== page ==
Mary Leakey - Quotes

There are 14 quotes by Mary Leakey at Find your favorite quotations and top quotes by Mary Leakey from this hand-picked collection . Feel free to share these quotes and sayings on Facebook, Pinterest, Tumblr & Twitter or any of your favorite social networking sites.

Theories come and go, but fundamental data always remain the same. ---->>>

Basically, I have been compelled by curiosity. ---->>>

I had never passed a single school exam, and clearly never would. ---->>>

I got too old to live in the bush. You really need to be youngish and healthy, so it seemed stupid to keep going. ---->>>

She stops, pauses, turns to the left to glance at some possible threat or irregularity, and then continues to the north. This motion, so intensely human, transcends time. ---->>>

I quite liked having a baby - I think I won't put it more strongly than that. But I had no intention of allowing motherhood to disrupt my work as an archeologist. ---->>>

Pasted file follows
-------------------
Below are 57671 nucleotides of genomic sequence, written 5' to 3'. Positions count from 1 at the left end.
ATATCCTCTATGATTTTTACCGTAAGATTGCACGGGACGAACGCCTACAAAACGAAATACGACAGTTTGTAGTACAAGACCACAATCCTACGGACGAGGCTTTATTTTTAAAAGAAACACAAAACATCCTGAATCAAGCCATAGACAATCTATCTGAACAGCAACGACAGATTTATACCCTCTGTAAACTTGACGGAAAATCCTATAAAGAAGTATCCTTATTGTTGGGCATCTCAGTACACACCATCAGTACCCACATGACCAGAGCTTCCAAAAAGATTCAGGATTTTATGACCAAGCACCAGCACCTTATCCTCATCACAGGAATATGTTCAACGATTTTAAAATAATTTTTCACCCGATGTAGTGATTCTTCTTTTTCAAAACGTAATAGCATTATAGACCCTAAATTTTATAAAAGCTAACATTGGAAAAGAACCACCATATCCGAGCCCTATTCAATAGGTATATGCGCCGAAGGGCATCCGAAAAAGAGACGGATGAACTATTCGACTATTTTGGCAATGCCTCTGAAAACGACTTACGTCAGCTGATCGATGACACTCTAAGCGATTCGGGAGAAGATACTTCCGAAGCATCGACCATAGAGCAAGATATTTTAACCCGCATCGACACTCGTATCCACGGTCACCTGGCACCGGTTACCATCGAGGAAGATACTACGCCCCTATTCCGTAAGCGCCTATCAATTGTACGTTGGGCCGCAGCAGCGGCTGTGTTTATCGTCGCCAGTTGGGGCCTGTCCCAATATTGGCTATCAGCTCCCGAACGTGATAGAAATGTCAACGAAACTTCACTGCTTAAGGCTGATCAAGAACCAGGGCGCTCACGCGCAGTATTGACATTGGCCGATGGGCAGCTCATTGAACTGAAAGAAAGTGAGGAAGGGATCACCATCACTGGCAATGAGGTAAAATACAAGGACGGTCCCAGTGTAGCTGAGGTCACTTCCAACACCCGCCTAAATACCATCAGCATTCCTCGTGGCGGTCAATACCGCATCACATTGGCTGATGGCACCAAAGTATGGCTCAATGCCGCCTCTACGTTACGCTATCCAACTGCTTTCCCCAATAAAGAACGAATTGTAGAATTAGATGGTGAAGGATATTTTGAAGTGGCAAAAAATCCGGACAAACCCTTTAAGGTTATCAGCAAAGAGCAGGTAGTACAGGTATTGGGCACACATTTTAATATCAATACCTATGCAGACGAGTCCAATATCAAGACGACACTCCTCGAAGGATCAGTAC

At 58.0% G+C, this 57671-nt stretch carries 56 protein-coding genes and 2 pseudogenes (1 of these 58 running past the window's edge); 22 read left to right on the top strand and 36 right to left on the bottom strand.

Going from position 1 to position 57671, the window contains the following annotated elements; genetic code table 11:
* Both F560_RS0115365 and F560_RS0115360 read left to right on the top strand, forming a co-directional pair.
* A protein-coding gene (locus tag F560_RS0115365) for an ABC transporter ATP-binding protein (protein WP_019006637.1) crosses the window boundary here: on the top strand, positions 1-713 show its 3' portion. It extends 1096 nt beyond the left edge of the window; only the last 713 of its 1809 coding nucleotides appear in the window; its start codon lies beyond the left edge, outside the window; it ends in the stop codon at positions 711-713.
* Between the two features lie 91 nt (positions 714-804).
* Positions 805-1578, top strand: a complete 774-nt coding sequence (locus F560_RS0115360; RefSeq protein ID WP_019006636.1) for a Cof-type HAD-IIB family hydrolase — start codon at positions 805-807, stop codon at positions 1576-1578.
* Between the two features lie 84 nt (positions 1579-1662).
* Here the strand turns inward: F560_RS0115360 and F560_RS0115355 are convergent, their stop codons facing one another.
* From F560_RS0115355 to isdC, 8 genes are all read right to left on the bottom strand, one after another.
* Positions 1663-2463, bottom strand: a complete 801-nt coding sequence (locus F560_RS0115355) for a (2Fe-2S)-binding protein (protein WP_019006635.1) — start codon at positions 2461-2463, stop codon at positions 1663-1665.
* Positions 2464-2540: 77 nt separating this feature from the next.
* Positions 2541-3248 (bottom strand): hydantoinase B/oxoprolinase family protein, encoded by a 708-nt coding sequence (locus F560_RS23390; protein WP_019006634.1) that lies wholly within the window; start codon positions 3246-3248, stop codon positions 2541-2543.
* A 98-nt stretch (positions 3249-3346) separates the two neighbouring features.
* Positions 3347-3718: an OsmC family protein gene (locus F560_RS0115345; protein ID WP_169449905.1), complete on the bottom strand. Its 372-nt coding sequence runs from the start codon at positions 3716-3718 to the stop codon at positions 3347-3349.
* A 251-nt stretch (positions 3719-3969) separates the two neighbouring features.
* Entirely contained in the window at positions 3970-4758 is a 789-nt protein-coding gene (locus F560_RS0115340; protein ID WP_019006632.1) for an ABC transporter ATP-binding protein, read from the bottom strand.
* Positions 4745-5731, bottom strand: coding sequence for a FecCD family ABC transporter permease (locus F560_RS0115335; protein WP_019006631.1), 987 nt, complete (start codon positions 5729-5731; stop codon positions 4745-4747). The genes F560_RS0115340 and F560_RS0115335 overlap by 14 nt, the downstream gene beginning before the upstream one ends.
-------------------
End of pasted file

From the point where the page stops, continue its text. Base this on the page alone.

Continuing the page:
No amounts of stone and bone could yield the kinds of information that the paintings gave so freely. ---->>>

I never felt interpretation was my job. ---->>>

The first money I ever earned was for drawing stone tools.

The first money I ever earned was for drawing stone tools.

I'd rather be in a tent than in a house. ---->>>

I dug things up. I was curious. I liked to draw what I found. ---->>>

You only find what you are looking for, really, if the truth be known. ---->>>

I go once a year to the Serengeti to see the wildebeest migrations because that means a lot to me, but I avoid Olduvai if I can because it is a ruin. It is most depressing. ---->>>

Now this really is something to put on the mantelpiece. ---->>>


Nationality: British
Born: 02-06, 1913
Die: 12-09, 1996
Occupation: Scientist

Mary Leakey (6 February 1913 – 9 December 1996) was a British paleoanthropologist who discovered the first fossilised Proconsul skull, an extinct ape which is now believed to be ancestral to humans. She also discovered the robust Zinjanthropus skull at Olduvai Gorge in Tanzania, eastern Africa. For much of her career she worked with her husband, Louis Leakey, at Olduvai Gorge, where they uncovered fossils of ancient hominines and the earliest hominins, as well as the stone tools produced by the latter group (wikipedia)